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 Lupo 11-27-2009 02:38 AM

Hey,
A friend of mine and I are doing a project for our 11th grade Chemistry class. Everyone in the class has to take a chemical reaction in everyday life and do a project on it. My friend and I chose to do smokeless powder. I need some assistance though. To do this project we need the chemical equation of what happens when the firearm goes off. The equation must go something like this

spark from primer + gunpowder = the gas it gives off.

Now I need to take that and put in chemical equation form with all the elements, coefficients, and subscripts. PLEASE, any help would be grateful, even just a general equation it doesnt have to be for a particular powder.

Or, if anyone knows a place i could call up to get some answers and information please do not hesitate who i should contact.
Thank you.

 jpattersonnh 11-27-2009 02:40 PM

http://www.fas.org/man/dod-101/sys/land/docs/ordtech.pdf
Powley Computer Notes
http://www.arl.army.mil/arlreports/2004/ARL-TR-3301.pdf

These may help. You may also want to check your library for books on pyrotechnics and cartridge development.

Your equation should be Primer ignition, Powder ignition, pressure created/ expanding gases.

 1hole 11-28-2009 12:28 AM

"spark from primer + gunpowder = the gas it gives off."

Uncontained smokeless powder is NOT and explosive but it does burn fast and gives off large qualinties of gas. Unless your school lab has a specromerter, keep the question simple. Perhaps limited to the actual volume of gas produced, as Mr. Patterson suggests.

You could then use the gas laws of physics (Boyles Law) to compute the (approximate) pressure that would be produced inside the small volume of a brass cartridge case, which you would also have to measure. Do that with water, in CC, converted to cubic inches if you wanted to push it. You won't be totally accurate but who cares, it will still sound good for a school project! :D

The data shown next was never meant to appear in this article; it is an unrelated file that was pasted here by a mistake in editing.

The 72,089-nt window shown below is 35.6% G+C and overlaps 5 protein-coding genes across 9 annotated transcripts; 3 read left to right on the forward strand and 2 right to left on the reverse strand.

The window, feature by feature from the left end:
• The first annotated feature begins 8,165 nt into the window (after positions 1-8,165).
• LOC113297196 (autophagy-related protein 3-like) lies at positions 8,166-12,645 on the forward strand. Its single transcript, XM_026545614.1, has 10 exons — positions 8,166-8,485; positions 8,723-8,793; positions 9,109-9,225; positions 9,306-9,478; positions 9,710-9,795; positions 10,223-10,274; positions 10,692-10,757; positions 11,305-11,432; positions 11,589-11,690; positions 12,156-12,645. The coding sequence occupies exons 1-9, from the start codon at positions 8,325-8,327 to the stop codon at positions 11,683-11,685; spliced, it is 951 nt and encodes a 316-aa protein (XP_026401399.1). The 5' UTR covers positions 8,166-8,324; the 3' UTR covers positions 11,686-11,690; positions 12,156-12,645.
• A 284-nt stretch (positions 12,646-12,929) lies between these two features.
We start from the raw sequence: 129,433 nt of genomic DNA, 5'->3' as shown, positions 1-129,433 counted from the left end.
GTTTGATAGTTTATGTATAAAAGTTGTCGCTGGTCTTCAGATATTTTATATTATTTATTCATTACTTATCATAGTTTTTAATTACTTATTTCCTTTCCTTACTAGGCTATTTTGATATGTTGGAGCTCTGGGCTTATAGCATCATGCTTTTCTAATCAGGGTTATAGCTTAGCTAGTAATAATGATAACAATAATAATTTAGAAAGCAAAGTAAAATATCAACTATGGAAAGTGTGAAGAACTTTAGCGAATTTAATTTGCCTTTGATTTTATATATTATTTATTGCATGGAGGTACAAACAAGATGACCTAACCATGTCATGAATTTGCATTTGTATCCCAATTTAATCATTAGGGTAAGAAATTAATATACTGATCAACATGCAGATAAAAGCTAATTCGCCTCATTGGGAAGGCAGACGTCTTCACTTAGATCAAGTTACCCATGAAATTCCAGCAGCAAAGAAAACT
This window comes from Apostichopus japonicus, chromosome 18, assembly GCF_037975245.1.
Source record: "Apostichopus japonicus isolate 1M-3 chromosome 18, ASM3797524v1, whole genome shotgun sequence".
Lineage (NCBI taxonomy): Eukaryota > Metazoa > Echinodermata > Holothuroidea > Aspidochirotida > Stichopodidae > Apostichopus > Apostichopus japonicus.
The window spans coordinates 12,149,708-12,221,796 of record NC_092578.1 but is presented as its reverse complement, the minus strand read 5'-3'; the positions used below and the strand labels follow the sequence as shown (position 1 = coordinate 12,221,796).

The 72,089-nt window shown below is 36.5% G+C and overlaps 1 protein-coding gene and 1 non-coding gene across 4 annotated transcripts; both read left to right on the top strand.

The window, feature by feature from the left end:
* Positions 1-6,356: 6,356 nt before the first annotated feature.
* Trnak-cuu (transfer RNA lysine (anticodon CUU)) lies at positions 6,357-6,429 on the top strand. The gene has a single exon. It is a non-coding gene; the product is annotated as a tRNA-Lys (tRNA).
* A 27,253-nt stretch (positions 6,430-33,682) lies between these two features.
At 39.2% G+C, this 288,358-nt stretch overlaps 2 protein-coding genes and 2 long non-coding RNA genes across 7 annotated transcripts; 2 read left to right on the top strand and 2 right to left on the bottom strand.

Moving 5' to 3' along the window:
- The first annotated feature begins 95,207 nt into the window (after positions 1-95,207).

SO ... you do NOT want to use a large quanity of powder, or your principle will panic. Use perhaps no more than a level tea spoon full, uncontained except for a large bowl or something like that for a burn chamber, and perhaps use a hot wire for ignition. I suggest you try to capture the gas produced in something like a large (deflated) balloon. Measure the resulting volume and do the computations. If you don't know how to do the volume vs. pressure calculation, contact your schools physics teacher, he will likely be glad to show you how to do it.

Good luck!

 Lupo 11-28-2009 01:13 AM

All this information is very helpful, but I am wondering if anyone can give me a generic equation. I am really needing assistance on this project. I am not looking for a particular load or anything. Please I need this info by around tuesday to complete the project.

 N.D. 11-29-2009 11:02 PM

Sorry this is above my pay grade "but"! . . jpattershonn really did give you a good point in the right direction for research material.
I once many YRS ago had a table that listed the expansion rates of most known explosives (substances that have been used by man to blow things up) this list started w/ Black powder and went all the way to the substance just before a Nuke then stopped.
I know this isn't much help to you but I do hope it was some help & I wish you good luck with your project.

 1hole 11-29-2009 11:31 PM

"I am wondering if anyone can give me a generic equation."

No "load data" would apply to an unconfined burn. What equation are you seeking, what do you want it to show or compute?

 DrJason 11-29-2009 11:33 PM

What ever happened to going to the library and looking at books for information?

 Lupo 11-29-2009 11:43 PM

How a bullet goes off is the equation i want.
The primer + the powder = the gas

 mrm14 11-29-2009 11:56 PM

A gas chromatograph would really help to determine the exact chemical compound of the smokless powder and primer to write a more exact equation. Does your shool have one? Or; Do you have access to one?

 1hole 11-30-2009 01:21 PM

What I want = "The primer + the powder = the gas"

Sorry, there is no such formula.

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